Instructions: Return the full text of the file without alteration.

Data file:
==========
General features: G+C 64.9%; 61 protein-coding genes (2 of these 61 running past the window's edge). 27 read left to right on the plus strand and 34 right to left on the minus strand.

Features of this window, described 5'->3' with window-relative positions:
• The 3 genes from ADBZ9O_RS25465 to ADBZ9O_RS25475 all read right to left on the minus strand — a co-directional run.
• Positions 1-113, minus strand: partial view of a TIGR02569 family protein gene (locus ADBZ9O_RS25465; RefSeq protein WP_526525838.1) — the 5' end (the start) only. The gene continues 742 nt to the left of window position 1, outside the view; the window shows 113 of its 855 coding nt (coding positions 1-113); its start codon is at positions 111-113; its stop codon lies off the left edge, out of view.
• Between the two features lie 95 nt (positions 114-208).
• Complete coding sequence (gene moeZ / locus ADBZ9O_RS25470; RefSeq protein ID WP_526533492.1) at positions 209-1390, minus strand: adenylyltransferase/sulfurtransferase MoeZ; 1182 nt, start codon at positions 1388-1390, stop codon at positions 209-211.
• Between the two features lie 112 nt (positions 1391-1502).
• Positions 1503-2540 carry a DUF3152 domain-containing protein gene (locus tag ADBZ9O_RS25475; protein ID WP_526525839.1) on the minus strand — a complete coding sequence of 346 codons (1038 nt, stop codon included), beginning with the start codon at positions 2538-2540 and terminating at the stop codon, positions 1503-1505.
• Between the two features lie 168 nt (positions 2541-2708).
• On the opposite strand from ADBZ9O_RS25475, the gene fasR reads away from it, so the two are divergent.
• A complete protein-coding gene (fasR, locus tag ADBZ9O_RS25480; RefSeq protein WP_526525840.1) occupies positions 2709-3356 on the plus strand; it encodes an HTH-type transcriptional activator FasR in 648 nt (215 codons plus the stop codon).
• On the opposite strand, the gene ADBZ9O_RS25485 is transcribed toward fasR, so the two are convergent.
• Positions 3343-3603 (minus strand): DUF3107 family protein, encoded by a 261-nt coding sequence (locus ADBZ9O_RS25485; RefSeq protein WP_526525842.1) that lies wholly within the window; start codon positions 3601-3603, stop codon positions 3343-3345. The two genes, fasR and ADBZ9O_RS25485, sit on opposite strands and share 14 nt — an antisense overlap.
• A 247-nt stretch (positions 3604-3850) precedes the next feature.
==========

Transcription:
General features: G+C 64.9%; 61 protein-coding genes (2 of these 61 running past the window's edge). 27 read left to right on the plus strand and 34 right to left on the minus strand.

Features of this window, described 5'->3' with window-relative positions:
• The 3 genes from ADBZ9O_RS25465 to ADBZ9O_RS25475 all read right to left on the minus strand — a co-directional run.
• Positions 1-113, minus strand: partial view of a TIGR02569 family protein gene (locus ADBZ9O_RS25465; RefSeq protein WP_526525838.1) — the 5' end (the start) only. The gene continues 742 nt to the left of window position 1, outside the view; the window shows 113 of its 855 coding nt (coding positions 1-113); its start codon is at positions 111-113; its stop codon lies off the left edge, out of view.
• Between the two features lie 95 nt (positions 114-208).
• Complete coding sequence (gene moeZ / locus ADBZ9O_RS25470; RefSeq protein ID WP_526533492.1) at positions 209-1390, minus strand: adenylyltransferase/sulfurtransferase MoeZ; 1182 nt, start codon at positions 1388-1390, stop codon at positions 209-211.
• Between the two features lie 112 nt (positions 1391-1502).
• Positions 1503-2540 carry a DUF3152 domain-containing protein gene (locus tag ADBZ9O_RS25475; protein ID WP_526525839.1) on the minus strand — a complete coding sequence of 346 codons (1038 nt, stop codon included), beginning with the start codon at positions 2538-2540 and terminating at the stop codon, positions 1503-1505.
• Between the two features lie 168 nt (positions 2541-2708).
• On the opposite strand from ADBZ9O_RS25475, the gene fasR reads away from it, so the two are divergent.
• A complete protein-coding gene (fasR, locus tag ADBZ9O_RS25480; RefSeq protein WP_526525840.1) occupies positions 2709-3356 on the plus strand; it encodes an HTH-type transcriptional activator FasR in 648 nt (215 codons plus the stop codon).
• On the opposite strand, the gene ADBZ9O_RS25485 is transcribed toward fasR, so the two are convergent.
• Positions 3343-3603 (minus strand): DUF3107 family protein, encoded by a 261-nt coding sequence (locus ADBZ9O_RS25485; RefSeq protein WP_526525842.1) that lies wholly within the window; start codon positions 3601-3603, stop codon positions 3343-3345. The two genes, fasR and ADBZ9O_RS25485, sit on opposite strands and share 14 nt — an antisense overlap.
• A 247-nt stretch (positions 3604-3850) precedes the next feature.